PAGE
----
En EspaŅol

Q. Who is Mr. Smarty Plants?

A: There are those who suspect Wildflower Center volunteers are the culpable and capable culprits. Yet, others think staff members play some, albeit small, role. You can torture us with your plant questions, but we will never reveal the Green Guru's secret identity.

Help us grow by giving to the Plant Database Fund or by becoming a member

Did you know you can access the Native Plant Information Network with your web-enabled smartphone?


Ask Mr. Smarty Plants

Ask Mr. Smarty Plants is a free service provided by the staff and volunteers at the Lady Bird Johnson Wildflower Center.

Search Smarty Plants
See a list of all Smarty Plants questions
Can't find the answer in our existing FAQs, submit a question to Mr. Smarty Plants.
Need help with plant identification, visit the plant identification page.
rate this answer
3 ratings

Thursday - December 01, 2011

From: Knoxville, TN
Region: Southeast
Topic: Poisonous Plants
Title: North American Plants with Poisonous Thorns
Answered by: Becky Ruppel


Are there any plants in North America that possess poisonous thorns?


In North America there are few plants that have poisonous thorns.  The members of the Solanum (nightshade) genus have thorns and are reported to cause injuries that are slow to heal due to poisonous thorns.  Many members of the nightshade family (Solanaceae) have many poisonous parts (i.e. leaves, stems, fruit, roots, seeds) that cause severe irritation to mammals.  The members of this family are widely distributed across North America.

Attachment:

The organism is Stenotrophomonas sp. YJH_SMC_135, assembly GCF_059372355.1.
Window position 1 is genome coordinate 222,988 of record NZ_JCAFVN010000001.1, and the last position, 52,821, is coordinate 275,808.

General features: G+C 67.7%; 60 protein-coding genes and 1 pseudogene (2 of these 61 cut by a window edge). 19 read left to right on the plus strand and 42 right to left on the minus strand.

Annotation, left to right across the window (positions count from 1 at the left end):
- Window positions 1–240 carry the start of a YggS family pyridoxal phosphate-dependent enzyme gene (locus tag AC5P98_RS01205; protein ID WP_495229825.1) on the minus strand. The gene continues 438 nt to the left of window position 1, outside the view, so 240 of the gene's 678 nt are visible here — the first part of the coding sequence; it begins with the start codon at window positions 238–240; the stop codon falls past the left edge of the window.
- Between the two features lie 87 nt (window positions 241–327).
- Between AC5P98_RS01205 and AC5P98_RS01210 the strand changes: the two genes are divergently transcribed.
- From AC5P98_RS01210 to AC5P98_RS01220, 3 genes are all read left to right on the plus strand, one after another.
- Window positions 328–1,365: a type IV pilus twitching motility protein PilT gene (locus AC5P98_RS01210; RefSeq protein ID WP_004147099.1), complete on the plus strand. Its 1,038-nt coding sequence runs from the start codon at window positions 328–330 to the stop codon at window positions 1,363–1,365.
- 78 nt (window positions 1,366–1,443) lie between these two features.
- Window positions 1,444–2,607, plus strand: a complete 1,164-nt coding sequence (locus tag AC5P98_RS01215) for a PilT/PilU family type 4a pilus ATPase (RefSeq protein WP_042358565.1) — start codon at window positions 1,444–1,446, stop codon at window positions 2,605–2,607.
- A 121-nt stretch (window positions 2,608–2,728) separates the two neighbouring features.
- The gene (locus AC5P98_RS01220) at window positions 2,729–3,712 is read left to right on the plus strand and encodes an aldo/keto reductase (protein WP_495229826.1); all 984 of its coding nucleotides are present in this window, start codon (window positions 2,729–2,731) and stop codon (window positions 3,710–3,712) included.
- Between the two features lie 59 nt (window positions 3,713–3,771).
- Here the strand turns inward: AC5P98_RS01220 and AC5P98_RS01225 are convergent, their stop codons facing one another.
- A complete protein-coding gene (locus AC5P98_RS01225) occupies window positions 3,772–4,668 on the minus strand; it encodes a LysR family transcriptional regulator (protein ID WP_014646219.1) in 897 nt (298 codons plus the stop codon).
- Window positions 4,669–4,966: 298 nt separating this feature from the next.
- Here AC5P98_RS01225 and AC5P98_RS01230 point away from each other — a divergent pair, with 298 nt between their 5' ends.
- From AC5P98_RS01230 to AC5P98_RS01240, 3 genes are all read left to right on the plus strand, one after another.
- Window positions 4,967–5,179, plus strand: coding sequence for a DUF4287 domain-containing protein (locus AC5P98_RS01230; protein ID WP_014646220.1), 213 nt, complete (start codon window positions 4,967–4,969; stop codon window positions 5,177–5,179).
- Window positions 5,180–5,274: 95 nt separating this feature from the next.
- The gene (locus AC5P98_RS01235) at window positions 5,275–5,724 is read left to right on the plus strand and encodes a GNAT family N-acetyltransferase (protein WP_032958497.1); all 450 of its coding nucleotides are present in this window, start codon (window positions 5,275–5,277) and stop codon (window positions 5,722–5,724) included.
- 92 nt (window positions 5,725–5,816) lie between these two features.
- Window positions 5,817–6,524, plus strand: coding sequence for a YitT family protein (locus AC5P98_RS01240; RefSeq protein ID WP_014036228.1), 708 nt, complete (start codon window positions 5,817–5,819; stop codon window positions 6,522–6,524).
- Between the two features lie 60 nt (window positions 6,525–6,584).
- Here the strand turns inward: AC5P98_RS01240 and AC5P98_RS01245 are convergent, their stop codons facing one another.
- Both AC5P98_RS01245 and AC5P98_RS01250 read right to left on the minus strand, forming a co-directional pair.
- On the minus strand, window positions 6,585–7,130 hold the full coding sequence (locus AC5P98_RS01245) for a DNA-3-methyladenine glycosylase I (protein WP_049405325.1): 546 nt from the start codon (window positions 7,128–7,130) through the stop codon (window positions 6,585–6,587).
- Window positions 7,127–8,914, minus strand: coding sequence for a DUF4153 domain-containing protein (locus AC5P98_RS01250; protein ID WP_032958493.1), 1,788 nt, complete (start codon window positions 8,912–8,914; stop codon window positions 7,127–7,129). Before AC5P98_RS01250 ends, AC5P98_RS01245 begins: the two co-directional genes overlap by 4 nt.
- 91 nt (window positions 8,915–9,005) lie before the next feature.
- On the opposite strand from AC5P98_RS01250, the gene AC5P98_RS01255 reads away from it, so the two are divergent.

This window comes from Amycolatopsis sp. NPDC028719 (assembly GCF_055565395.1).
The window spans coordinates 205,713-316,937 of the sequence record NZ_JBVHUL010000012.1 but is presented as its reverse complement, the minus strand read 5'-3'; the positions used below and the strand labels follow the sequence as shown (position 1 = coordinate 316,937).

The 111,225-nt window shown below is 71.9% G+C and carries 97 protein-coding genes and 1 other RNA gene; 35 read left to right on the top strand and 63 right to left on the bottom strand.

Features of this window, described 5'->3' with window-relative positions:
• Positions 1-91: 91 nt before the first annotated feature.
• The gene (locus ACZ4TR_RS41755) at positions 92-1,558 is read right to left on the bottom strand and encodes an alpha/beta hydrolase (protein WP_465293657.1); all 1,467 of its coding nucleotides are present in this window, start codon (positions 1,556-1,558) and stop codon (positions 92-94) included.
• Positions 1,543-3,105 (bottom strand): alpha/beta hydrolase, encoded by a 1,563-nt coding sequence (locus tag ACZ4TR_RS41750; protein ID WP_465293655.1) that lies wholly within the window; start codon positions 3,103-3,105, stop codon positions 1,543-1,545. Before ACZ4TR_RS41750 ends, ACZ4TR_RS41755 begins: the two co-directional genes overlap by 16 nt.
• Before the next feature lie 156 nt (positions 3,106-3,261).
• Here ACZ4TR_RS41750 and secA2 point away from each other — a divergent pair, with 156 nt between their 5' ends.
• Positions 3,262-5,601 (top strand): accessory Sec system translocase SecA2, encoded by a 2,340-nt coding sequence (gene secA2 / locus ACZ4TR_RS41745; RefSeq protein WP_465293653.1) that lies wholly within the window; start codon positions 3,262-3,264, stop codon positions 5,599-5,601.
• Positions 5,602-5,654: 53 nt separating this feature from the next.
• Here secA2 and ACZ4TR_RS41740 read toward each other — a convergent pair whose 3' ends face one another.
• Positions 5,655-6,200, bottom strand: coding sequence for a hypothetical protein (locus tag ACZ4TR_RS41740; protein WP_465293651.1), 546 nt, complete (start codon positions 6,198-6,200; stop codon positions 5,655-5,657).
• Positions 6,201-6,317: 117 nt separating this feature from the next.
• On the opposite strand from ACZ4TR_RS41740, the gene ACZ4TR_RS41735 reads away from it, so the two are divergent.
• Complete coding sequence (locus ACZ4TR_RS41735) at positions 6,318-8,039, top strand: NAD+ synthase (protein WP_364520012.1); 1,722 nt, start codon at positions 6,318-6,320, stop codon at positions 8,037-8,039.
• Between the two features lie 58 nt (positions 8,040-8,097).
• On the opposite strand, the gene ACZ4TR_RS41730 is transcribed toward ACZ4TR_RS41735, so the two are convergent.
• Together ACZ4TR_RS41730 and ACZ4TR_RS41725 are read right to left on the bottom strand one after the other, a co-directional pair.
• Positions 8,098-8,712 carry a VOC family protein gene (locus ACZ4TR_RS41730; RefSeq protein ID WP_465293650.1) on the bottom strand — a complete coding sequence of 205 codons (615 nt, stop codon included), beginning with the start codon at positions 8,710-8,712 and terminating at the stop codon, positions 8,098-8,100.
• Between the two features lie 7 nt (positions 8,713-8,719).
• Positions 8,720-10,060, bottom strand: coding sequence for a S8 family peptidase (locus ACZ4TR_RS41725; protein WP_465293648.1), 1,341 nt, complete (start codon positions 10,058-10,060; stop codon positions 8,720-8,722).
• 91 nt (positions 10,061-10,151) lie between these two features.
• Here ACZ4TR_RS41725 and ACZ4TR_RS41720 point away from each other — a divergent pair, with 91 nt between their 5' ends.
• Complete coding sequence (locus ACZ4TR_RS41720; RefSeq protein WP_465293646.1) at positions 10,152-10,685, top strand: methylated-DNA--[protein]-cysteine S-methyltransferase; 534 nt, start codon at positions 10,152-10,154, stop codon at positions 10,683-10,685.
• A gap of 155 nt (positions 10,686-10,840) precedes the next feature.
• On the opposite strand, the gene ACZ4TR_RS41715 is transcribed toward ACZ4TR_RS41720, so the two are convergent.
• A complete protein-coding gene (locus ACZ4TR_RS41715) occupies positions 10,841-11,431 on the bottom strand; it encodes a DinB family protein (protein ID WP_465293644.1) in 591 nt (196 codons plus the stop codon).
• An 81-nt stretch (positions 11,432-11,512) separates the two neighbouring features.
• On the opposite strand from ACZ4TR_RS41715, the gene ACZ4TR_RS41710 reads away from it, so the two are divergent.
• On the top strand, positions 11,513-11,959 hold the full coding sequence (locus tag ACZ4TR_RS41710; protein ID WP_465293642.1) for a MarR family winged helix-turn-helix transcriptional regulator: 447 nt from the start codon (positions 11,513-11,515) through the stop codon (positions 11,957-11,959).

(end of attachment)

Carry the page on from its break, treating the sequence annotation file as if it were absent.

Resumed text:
Another group of plants that have poisonous “thorns” is Stinging Nettles.  They have tiny hairs on the underside of their leaves that ‘sting’ and cause skin irritation and a burning sensation if they are brushed against. 

Finally, most plants that have thorns can cause mechanical injury, and some injuries result in pieces of the thorn breaking off in the skin.  It would seem as if these plants had poison, but in fact, the swelling and redness around a wound is caused by a foreign object logged in the skin. 

Considering plants outside of North America there are several plants from Africa that have poisonous thorns such as Gymnosporia buxifolia or Dichrostachys spp

I acquired my information about thorny plants from the Botanical Dermatology Database.  There is lots of information there if you would like to read further about the affects of plants with thorns. 


More Poisonous Plants Questions

Removing poison ivy in Cuba MO
August 27, 2011 - I bought a home with a huge bed of hybrid iris but the bed is thick with poison ivy. If I cover myself head to toe to prevent getting it is there a way to clean the tubers so they will not be poison? ...
view the full question and answer

How toxic are milkweed (Asclepias spp.)?
November 01, 2011 - We are considering a monarch waystation for our local elementary and are concerned about milkweed toxicity. Would it be safe to plant it in reach of children?
view the full question and answer

Plant for privacy hedge in Oklahoma that is not poisonous to dogs
April 01, 2012 - Hello! I am looking to put a privacy hedge fence in my yard. I love the look of American Holly, however, I have a dog who eats everything so I worry that this will not be a wise choice with the b...
view the full question and answer

Are berries from the Carrot Wood Tree toxic to animals?
May 26, 2009 - Hello, I am trying to find out if the berries on the carrot wood tree are toxic to animals - dog?
view the full question and answer

Is resurrection plant (Selaginella lepidophylla) toxic?
February 14, 2009 - Is Resurrection plant (Selaginella lepidophylla)toxic? Is it safe for children to handle?
view the full question and answer

Support the Wildflower Center by Donating Online or Becoming a Member today.
© 2015 Lady Bird Johnson Wildflower Center